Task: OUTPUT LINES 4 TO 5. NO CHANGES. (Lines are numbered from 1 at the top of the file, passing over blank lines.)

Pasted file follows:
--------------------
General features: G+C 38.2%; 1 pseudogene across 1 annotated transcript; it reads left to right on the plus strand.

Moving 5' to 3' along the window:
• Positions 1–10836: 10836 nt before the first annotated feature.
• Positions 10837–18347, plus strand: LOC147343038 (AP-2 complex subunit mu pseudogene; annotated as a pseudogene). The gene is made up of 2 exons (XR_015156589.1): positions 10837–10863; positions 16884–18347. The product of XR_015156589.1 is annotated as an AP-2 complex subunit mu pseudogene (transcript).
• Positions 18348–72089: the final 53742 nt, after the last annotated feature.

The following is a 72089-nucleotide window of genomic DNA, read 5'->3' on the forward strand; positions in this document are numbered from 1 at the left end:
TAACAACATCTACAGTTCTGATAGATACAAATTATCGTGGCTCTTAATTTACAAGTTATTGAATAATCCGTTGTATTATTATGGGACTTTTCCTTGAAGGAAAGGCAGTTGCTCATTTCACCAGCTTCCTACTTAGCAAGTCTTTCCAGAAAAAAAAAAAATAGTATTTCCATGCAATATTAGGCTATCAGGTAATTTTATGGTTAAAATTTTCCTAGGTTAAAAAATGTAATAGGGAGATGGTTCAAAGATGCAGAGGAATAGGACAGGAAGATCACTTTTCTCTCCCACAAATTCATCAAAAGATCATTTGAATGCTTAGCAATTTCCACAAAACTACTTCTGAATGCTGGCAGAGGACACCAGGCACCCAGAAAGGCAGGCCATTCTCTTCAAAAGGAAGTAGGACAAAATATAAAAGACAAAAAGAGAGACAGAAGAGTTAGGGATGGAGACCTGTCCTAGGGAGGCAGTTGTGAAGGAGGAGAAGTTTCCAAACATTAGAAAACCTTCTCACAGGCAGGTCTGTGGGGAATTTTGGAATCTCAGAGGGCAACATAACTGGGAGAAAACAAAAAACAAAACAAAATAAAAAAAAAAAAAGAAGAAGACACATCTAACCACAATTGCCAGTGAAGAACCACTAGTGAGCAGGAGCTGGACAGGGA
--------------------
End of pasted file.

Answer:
• Positions 10837–18347, plus strand: LOC147343038 (AP-2 complex subunit mu pseudogene; annotated as a pseudogene). The gene is made up of 2 exons (XR_015156589.1): positions 10837–10863; positions 16884–18347. The product of XR_015156589.1 is annotated as an AP-2 complex subunit mu pseudogene (transcript).
• Positions 18348–72089: the final 53742 nt, after the last annotated feature.